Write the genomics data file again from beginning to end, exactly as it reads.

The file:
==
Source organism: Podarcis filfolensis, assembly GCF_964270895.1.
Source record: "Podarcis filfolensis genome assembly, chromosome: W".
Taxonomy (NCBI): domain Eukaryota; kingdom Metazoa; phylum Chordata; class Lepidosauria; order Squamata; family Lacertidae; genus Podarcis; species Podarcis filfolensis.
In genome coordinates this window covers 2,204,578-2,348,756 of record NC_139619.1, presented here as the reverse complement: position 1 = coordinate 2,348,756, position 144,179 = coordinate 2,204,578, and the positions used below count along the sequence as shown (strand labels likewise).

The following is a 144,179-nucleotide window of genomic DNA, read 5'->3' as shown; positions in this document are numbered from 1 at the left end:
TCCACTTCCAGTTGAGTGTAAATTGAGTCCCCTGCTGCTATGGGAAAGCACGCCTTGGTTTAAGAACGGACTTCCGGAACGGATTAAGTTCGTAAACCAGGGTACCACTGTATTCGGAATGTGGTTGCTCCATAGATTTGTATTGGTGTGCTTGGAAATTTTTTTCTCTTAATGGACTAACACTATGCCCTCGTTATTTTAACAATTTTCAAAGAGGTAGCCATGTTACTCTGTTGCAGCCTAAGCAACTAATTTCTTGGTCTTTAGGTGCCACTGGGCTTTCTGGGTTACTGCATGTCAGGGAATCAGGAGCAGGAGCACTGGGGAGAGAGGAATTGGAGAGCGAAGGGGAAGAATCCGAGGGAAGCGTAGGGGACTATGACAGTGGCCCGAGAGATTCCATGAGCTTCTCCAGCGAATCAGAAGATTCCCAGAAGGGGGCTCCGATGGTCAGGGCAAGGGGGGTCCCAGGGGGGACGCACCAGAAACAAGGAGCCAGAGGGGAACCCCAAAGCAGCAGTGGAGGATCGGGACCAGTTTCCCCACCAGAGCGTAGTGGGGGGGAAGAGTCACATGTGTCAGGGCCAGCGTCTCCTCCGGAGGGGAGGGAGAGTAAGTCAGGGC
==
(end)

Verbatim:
Source organism: Podarcis filfolensis, assembly GCF_964270895.1.
Source record: "Podarcis filfolensis genome assembly, chromosome: W".
Taxonomy (NCBI): domain Eukaryota; kingdom Metazoa; phylum Chordata; class Lepidosauria; order Squamata; family Lacertidae; genus Podarcis; species Podarcis filfolensis.
In genome coordinates this window covers 2,204,578-2,348,756 of record NC_139619.1, presented here as the reverse complement: position 1 = coordinate 2,348,756, position 144,179 = coordinate 2,204,578, and the positions used below count along the sequence as shown (strand labels likewise).

The following is a 144,179-nucleotide window of genomic DNA, read 5'->3' as shown; positions in this document are numbered from 1 at the left end:
TCCACTTCCAGTTGAGTGTAAATTGAGTCCCCTGCTGCTATGGGAAAGCACGCCTTGGTTTAAGAACGGACTTCCGGAACGGATTAAGTTCGTAAACCAGGGTACCACTGTATTCGGAATGTGGTTGCTCCATAGATTTGTATTGGTGTGCTTGGAAATTTTTTTCTCTTAATGGACTAACACTATGCCCTCGTTATTTTAACAATTTTCAAAGAGGTAGCCATGTTACTCTGTTGCAGCCTAAGCAACTAATTTCTTGGTCTTTAGGTGCCACTGGGCTTTCTGGGTTACTGCATGTCAGGGAATCAGGAGCAGGAGCACTGGGGAGAGAGGAATTGGAGAGCGAAGGGGAAGAATCCGAGGGAAGCGTAGGGGACTATGACAGTGGCCCGAGAGATTCCATGAGCTTCTCCAGCGAATCAGAAGATTCCCAGAAGGGGGCTCCGATGGTCAGGGCAAGGGGGGTCCCAGGGGGGACGCACCAGAAACAAGGAGCCAGAGGGGAACCCCAAAGCAGCAGTGGAGGATCGGGACCAGTTTCCCCACCAGAGCGTAGTGGGGGGGAAGAGTCACATGTGTCAGGGCCAGCGTCTCCTCCGGAGGGGAGGGAGAGTAAGTCAGGGC